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Grieving with a Conscious Heart -

Christmas Eve 2015 I lost my older sister. While it wasn’t totally unexpected because she had been struggling for years with health issues, it was still a shock. She was a few months shy of 34, her birthday was in February. It’s always odd to me which details matter to me and which I could care less about. I focus so hard my eyes hurt on how ugly her life was toward the end. How utterly filthy her apartment was. How hurtful the people in her life were. How many stupid choices she made, over and over. This sense of ugly was a stark contrast with the beauty I associate with the potential my sister had. I always felt like she had time to “get it” and get her shit together. But she didn’t. This still makes me feel rage. I did not want her to die young. But if she had to die I wanted it to be beautiful. Full of love.

We can’t control how we die. Or where. Or when. This was the shock part for me. I hate that she died during my favourite time of year and holiday. Now I try to balance how to be with my family and still feel the deepness that grief pulls out of me when I least expect it. My sister always had the worst timing, apparently that includes death too. Yes, this makes me laugh sometimes… but cry other times. I hate that people think they have the right to know details about her death. I know it’s natural to want to know more. It’s a way of trying to understand death and push it further from yourself. I had this same reaction too, until my sister’s death. If someone wants to share the details with you they will, otherwise let it be. Curiosity is not more important than the loss of a loved one and the hole that leaves in people’s lives. Ultimately though, the details don’t fucking matter. Loss is loss, knowing the details won’t change this. Death and grief, just like pregnancy and birth, are incredibly intense and sensitive and selfish and unique to each person.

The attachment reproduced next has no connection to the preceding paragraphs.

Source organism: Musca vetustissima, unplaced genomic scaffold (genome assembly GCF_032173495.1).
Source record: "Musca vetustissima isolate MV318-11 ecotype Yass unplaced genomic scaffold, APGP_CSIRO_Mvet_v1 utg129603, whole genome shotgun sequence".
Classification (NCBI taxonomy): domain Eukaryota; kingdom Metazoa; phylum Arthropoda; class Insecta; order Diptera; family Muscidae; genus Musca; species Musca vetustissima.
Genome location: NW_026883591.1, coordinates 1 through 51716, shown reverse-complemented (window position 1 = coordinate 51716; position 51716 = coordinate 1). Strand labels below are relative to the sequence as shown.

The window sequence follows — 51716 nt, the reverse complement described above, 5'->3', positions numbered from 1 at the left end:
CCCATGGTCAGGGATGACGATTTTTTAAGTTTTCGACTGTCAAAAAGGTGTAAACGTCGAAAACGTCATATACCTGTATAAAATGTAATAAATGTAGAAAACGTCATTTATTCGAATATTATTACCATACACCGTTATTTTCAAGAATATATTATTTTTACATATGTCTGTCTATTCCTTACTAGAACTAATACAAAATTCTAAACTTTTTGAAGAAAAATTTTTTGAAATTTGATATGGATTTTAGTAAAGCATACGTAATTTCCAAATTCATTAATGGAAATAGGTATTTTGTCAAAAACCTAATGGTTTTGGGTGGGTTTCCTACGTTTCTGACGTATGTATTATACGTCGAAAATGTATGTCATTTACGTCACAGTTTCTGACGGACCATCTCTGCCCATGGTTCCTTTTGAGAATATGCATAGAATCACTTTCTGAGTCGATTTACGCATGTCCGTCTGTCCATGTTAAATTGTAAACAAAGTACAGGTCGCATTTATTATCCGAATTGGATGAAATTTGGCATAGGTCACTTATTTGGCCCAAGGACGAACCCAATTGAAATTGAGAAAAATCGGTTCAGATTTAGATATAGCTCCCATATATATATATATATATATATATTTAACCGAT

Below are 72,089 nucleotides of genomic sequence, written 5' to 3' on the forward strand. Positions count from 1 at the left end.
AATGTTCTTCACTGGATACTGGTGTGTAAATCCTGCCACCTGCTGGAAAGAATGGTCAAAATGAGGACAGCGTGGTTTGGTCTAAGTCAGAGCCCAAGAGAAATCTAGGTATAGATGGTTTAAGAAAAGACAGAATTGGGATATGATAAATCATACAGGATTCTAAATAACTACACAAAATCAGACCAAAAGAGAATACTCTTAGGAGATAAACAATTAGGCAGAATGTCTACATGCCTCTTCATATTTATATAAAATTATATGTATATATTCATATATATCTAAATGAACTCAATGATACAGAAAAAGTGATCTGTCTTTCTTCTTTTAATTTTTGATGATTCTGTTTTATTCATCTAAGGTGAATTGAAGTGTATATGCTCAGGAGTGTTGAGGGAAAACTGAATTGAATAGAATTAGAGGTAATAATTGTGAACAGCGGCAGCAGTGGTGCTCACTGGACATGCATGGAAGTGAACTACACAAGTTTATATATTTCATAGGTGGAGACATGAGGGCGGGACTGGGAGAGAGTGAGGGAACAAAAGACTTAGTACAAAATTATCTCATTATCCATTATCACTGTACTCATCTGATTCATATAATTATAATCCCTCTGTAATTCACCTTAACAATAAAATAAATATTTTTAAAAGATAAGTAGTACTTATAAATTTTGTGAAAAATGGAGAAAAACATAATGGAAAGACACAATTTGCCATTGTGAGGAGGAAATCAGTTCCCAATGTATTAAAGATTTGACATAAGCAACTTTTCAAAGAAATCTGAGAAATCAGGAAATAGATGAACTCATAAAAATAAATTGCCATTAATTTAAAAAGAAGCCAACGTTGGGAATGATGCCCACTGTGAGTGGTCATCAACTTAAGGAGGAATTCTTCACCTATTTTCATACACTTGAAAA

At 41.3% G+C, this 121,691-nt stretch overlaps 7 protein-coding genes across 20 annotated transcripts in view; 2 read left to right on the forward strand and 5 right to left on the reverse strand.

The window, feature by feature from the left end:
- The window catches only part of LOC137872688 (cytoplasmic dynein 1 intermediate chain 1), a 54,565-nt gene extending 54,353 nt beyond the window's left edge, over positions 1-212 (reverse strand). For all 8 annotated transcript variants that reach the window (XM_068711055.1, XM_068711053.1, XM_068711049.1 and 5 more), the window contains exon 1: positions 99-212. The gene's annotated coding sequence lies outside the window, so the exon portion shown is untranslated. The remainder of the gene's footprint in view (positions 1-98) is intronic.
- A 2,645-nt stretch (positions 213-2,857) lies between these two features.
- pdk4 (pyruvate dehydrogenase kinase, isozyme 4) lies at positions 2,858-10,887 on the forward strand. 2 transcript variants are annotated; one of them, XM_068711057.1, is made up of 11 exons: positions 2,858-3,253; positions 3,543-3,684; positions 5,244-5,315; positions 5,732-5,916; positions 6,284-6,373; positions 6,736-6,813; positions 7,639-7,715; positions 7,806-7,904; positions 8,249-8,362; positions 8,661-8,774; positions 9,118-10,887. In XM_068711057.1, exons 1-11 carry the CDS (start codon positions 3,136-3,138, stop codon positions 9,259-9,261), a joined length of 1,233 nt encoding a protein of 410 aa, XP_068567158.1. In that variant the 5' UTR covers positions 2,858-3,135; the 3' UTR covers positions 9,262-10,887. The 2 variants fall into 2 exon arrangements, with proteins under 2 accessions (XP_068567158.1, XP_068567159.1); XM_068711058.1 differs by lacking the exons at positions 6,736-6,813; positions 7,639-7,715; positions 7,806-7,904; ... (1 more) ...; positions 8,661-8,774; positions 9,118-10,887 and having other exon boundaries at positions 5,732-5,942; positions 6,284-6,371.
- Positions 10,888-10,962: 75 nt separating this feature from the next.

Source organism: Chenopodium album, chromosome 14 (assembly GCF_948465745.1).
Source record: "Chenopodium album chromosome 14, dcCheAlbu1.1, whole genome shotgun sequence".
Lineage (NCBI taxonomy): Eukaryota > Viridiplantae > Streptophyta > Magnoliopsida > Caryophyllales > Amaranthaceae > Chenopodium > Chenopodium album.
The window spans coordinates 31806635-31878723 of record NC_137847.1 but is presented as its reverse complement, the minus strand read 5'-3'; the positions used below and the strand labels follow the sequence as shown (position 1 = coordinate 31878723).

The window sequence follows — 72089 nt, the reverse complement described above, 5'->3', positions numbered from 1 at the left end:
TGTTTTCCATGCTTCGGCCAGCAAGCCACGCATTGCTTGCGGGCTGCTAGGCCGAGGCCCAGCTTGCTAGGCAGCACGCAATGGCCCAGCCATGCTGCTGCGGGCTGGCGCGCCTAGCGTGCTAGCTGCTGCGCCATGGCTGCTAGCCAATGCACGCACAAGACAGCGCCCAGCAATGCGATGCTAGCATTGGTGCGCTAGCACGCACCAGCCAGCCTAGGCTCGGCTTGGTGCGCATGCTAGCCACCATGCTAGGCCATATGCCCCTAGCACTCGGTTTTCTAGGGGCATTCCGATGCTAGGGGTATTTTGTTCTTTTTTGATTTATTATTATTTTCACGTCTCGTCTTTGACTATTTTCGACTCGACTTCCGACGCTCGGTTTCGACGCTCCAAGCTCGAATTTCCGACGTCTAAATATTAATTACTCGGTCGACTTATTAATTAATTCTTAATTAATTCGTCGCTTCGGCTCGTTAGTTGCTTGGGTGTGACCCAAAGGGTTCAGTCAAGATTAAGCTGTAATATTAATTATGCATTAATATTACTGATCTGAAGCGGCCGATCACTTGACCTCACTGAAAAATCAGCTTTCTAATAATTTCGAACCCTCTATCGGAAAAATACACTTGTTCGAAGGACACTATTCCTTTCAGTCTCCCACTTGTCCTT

I choose to remember what I can do with this loss is be conscious about it. I know I will always miss her. I know that the waves of rage and longing will crash over me and sometimes I will laugh, and other times I will cry. I know that this is all normal and healthy and ok. I’m not sure why that normalizing part is so important to so many people, but it is so I will continue to accept that sometimes it is OK to NOT BE OK. I continue to live and love with a conscious heart, even when the vulnerability is close to unbearable because I won’t survive any other way.Roxanna and Heather 2007